Saturday, November 21, 2009

17. My Recommendations for Treating ADHD

In this section, I will present my own ideas on how children with ADHD can, with time, improve their brain function and reduce their dependence on Ritalin. First of all, I want to remind you that I am not an M.D. My doctorate from MIT is in electrical engineering. However, my PhD thesis concerned an auditory model for human speech processing, and thus required extensive reading on neural mechanisms in the brain. My Bachelor's degree from MIT is in biology, with a minor in food and nutrition. I benefit strongly from having been exposed to ideas about nutrition before the low-fat diet craze got its firm grip on our nation's population.

The first step towards healing is to discard the idea that fats are unhealthy. I recommend reading any of the following books, which have covered the subject extensively, Good Calories Bad Calories by the New York Times reporter, Gary Taubes [35], Fat and Cholesterol are Good For You, by Uffe Ravnskov, a Swedish M.D., Ph.D. [28], and Trick and Treat: How 'Healthy Eating' is Making us Ill, by the British researcher and writer, Barry Groves [11].

We have been led by the American medical community to believe that a high-fat diet leads to heart disease, and that increased dietary consumption of fruits and vegetables is a heart-healthy choice. However, a recent (2009) long-term population-based study in Sweden has concluded that fruits and vegetables provide no heart-health benefit at all unless they are consistently eaten with fats [14]. The researchers conducted extensive interviews with several thousand men in rural Sweden about their food practices, and also carefully monitored their heart health status over a 12-year period. Surprisingly, they found no association between coronary disease and the consumption of fish or wholemeal bread, and no association with the consumption of fruits and vegetables, for those who also chose low fat dairy, or consumed little dairy. The only clear benefit they could find was with a combination of lots of fruits and vegetables and high-fat dairy consumption. They hypothesized that the high fat dairy was required to promote the absorption of the vitamins and minerals contained in the fruits and vegetables. However, if they are eating both lots of fat and lots of fruits and vegetables, they are probably also eating few empty carbs. A corollary of this result is that a person who avoids fat is likely deficient in vitamins and minerals, even if they consume a lot of fruits and vegetables.

Once a mother no longer fears fats, she can begin to change her child's diet, with the goal of over-correcting the fatty acid deficit through a high fat, very low carb, diet. An increase in the consumption of meat, fish, and eggs should be balanced with a decrease in the consumption of sugar and starch. Foods containing trans fats should be carefully avoided. Improvements will probably not be dramatic, as it will take a long time for the child to repair all the poorly insulated nerve fibers that are suffering from insufficient fat supply. I can not predict how quickly or how completely a child who has suffered from dietary fat deficiency throughout its life can recover, once the dietary correction is in place.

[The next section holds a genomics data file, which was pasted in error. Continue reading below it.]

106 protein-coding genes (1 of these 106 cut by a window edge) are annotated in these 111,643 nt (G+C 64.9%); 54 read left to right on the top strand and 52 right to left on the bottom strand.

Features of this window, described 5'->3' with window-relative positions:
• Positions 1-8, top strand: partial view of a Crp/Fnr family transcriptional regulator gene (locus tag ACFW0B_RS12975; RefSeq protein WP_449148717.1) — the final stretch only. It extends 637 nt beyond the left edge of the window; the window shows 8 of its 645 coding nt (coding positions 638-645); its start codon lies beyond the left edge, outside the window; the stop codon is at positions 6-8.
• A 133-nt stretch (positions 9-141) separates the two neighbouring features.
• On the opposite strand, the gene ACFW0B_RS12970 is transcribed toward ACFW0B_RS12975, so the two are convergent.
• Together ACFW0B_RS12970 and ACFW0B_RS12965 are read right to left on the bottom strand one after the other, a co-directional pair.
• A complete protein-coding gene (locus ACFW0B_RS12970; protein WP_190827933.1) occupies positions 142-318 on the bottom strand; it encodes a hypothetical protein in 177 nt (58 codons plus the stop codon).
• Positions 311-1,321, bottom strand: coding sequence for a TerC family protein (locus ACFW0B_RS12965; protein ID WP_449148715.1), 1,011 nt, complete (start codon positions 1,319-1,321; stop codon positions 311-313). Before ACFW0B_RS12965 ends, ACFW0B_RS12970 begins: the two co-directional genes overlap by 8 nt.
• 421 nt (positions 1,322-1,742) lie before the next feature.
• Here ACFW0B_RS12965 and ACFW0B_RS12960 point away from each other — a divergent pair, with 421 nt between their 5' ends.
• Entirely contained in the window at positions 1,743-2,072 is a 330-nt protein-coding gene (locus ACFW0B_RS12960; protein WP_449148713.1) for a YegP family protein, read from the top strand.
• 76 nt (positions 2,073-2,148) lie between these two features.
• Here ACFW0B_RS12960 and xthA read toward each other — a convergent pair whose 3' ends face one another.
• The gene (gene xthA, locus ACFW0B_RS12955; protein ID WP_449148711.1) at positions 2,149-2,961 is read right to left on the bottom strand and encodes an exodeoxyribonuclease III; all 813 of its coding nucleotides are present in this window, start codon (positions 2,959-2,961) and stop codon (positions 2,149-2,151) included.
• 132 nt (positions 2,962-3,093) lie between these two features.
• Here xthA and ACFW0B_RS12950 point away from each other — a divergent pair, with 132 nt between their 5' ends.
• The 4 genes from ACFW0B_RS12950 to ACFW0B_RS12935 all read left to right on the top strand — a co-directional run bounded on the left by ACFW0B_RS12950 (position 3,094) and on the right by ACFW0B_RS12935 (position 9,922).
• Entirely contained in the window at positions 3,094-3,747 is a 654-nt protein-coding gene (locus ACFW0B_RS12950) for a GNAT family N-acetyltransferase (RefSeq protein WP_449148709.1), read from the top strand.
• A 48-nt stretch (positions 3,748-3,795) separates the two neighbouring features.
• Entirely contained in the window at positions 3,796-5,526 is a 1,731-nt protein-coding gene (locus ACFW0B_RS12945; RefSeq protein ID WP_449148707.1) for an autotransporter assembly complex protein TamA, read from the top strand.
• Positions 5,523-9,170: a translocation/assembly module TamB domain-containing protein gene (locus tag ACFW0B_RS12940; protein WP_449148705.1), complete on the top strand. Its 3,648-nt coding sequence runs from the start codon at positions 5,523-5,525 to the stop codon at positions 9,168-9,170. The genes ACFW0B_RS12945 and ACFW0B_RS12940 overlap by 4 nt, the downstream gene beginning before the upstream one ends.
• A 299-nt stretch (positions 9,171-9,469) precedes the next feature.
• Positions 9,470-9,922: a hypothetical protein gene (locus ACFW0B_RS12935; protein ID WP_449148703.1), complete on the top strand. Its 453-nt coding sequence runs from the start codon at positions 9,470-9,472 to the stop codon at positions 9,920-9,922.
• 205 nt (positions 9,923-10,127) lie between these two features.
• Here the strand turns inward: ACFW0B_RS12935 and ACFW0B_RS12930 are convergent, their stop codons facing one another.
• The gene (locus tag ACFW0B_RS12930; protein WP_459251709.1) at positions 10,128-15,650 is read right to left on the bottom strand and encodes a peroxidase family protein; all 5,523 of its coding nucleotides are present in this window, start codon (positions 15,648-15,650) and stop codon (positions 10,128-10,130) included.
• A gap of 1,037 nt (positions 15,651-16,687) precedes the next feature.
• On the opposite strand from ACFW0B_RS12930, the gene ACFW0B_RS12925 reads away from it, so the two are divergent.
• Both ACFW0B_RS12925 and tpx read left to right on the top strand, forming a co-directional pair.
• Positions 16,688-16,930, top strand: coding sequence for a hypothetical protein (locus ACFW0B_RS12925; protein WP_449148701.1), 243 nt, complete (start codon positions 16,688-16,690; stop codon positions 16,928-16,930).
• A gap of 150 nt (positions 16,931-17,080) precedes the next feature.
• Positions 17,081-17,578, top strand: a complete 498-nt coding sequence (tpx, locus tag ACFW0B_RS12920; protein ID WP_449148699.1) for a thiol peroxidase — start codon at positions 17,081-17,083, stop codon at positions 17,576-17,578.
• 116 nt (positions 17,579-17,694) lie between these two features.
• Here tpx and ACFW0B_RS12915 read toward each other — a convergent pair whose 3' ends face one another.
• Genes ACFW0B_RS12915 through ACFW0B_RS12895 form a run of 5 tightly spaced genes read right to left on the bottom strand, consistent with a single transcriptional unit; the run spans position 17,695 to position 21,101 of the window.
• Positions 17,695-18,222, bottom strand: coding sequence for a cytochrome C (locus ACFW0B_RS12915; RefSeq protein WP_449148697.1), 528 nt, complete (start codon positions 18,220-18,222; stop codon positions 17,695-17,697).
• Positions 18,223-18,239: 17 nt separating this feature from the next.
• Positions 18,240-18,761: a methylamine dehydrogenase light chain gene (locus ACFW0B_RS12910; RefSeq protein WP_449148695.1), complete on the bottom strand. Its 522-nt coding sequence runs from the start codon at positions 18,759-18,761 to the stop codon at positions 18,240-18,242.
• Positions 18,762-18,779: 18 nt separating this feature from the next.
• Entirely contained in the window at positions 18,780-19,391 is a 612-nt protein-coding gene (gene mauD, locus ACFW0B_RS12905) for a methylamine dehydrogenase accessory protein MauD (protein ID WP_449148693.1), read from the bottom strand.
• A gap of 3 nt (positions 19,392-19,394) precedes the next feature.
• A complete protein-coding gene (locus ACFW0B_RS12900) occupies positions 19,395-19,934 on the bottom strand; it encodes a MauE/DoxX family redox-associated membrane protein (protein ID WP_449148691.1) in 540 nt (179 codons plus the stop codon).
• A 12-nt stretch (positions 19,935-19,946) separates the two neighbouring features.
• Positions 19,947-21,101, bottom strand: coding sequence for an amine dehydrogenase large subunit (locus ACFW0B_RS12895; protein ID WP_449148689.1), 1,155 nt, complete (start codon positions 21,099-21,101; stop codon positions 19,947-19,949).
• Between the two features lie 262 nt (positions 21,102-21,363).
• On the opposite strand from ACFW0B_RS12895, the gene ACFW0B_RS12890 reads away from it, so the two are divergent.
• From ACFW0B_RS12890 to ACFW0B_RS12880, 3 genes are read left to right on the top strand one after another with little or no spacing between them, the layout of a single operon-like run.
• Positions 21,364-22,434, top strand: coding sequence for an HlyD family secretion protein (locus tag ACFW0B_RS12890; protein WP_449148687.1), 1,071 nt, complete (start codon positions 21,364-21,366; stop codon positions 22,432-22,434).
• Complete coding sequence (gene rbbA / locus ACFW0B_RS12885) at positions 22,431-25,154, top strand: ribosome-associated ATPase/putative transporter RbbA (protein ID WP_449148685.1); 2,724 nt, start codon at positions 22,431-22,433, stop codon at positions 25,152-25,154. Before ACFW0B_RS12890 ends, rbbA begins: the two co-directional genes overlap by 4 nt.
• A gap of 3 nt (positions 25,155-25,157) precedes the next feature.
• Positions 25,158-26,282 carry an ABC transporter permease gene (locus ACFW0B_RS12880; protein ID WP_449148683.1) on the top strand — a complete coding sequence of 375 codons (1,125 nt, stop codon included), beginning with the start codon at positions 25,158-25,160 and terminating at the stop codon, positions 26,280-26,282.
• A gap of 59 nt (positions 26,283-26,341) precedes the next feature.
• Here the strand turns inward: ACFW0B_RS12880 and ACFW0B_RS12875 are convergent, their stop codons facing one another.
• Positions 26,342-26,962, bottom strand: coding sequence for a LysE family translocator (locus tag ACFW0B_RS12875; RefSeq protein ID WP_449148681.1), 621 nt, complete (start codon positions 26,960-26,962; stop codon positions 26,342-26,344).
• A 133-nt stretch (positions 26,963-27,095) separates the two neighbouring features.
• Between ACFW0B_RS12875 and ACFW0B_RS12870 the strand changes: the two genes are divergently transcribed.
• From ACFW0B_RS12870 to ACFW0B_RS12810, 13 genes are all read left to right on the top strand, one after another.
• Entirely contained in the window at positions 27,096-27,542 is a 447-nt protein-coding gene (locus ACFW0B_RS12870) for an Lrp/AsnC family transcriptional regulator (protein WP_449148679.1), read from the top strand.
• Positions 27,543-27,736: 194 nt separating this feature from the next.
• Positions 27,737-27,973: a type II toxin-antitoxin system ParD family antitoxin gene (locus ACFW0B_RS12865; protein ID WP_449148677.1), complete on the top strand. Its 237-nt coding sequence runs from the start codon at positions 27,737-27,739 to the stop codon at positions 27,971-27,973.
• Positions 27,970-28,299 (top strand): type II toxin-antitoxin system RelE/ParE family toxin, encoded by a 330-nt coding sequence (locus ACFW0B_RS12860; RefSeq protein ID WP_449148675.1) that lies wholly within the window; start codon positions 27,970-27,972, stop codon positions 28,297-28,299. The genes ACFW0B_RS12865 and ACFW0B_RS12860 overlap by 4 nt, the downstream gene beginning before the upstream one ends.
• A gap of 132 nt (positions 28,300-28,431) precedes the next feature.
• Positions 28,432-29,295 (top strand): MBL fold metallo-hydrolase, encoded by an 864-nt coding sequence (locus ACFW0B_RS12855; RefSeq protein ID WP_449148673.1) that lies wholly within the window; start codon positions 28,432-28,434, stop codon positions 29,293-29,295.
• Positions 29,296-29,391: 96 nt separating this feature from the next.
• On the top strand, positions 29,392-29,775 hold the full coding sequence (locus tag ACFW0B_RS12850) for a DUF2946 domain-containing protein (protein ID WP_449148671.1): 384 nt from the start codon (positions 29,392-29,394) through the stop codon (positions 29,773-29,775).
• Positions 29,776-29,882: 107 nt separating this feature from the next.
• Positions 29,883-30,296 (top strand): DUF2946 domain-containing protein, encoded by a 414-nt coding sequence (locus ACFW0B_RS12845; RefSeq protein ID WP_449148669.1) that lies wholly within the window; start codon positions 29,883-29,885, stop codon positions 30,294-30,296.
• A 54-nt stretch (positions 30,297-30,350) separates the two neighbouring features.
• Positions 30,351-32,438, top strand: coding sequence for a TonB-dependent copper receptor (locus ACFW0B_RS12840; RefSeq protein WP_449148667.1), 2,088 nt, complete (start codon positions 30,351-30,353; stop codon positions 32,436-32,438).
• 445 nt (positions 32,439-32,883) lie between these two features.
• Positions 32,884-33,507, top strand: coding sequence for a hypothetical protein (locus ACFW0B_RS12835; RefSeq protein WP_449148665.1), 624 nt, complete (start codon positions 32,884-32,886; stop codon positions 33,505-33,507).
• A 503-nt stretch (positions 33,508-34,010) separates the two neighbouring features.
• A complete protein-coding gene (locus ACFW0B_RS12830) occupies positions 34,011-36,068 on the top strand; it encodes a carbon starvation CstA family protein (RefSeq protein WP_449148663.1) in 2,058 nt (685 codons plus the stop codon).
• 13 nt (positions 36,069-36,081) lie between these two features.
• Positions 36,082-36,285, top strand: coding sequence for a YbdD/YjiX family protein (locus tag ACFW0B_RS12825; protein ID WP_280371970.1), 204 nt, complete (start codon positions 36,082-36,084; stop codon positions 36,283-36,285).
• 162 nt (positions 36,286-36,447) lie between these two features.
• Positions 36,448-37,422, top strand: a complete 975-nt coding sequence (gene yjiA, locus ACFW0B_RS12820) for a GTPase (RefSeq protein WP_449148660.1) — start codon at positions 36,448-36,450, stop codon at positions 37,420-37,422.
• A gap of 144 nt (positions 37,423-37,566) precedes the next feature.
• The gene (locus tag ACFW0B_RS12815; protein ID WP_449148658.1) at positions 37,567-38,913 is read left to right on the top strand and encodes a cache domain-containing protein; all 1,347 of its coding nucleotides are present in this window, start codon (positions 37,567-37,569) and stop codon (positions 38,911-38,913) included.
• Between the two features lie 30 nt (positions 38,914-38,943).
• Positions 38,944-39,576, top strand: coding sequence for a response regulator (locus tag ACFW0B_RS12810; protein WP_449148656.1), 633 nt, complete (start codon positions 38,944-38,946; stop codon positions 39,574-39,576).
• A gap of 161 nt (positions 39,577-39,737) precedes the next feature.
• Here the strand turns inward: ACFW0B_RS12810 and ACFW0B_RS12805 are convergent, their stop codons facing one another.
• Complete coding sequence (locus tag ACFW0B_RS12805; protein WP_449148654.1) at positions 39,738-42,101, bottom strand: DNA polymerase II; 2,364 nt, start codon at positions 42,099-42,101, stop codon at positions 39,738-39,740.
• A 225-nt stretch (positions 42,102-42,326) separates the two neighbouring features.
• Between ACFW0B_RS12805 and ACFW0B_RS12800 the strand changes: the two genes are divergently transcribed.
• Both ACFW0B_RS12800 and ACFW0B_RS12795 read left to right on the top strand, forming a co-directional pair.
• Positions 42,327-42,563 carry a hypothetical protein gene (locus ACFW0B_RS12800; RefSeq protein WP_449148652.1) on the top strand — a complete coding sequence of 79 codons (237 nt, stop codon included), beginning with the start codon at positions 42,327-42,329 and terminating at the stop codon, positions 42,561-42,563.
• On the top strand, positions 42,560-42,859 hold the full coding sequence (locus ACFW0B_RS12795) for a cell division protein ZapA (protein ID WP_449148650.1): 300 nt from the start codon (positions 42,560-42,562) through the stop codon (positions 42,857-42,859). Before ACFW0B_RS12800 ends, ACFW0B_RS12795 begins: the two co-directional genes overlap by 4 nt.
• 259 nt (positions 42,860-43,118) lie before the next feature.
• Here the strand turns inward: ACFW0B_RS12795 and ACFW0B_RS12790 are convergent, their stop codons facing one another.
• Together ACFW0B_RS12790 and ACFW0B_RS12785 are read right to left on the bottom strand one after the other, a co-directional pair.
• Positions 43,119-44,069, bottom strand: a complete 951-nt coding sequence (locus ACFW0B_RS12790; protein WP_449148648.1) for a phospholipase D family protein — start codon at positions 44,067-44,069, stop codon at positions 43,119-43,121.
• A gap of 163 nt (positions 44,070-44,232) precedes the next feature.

Of course, the best action would be to avoid the problem in the first place, and this begins with the pregnant mother. It is especially important for her to consume an abundance of omega-3 and omega-6 fats while she is carrying the baby, and to continue to do so once the baby is born, to assure a high-quality milk supply to her child. A recent analysis of data from the Nurses' Health Study, an ambitious long-term study involving over 18,000 nurses, showed that fat in dairy consumption was associated with high fertility. Women who said they ate low-fat diary increased their risk of infertility by 85%, whereas women who consistently ate high-fat dairy decreased their risk by 27% [7]. Fertility is an indicator of the degree to which the body perceives that it is prepared to support a fetus. Breast milk has an extremely high fat content, significantly higher than that of cow's milk. It then seems logical that, once mother's milk is replaced with table foods, these foods should continue to be high in fat content.

I find Ritalin to be a very disturbing drug, particularly because it is a synthetic drug and because it has been on the market for a relatively short time. We have no idea what will happen to children currently taking Ritalin 40 or 50 years hence. Alarm bells have already been raised regarding possible addiction and abuse, appetite loss and subsequent malnutrition and stunted growth, and adverse effects to the heart.

Other stimulants that occur in nature have been used by humans for hundreds of years, and they would likely be safer than Ritalin if they can achieve the same goals. I am thinking of caffeine, chocolate, and even nicotine. It's possible that nicotine is no better than Ritalin, with its known issues regarding the potential for addiction and increased risk for heart disease and lung cancer. But a nicotine patch, which avoids the issue of tar exposure in the lungs leading to lung cancer, is at least an alternative that should be considered instead of Ritalin.

Coffee is a particularly attractive choice -- it has been extremely well studied and appears to have very few if any adverse side effects. It has been shown to improve memory, and it works in part because, in addition to increasing adrenaline levels, it acts directly to disable insulin's suppression of fat release [23], which I consider to be one of the most important goals of an ADHD drug. Chocolate is a stimulant that children will find especially appealing, and chocolate milk (made from whole milk) would be a great way to introduce it.

1 comment:

forrest said...

Umm, the rather old observation that adding chocolate to milk interferes with adsorbing the calcium [if I've got this right?]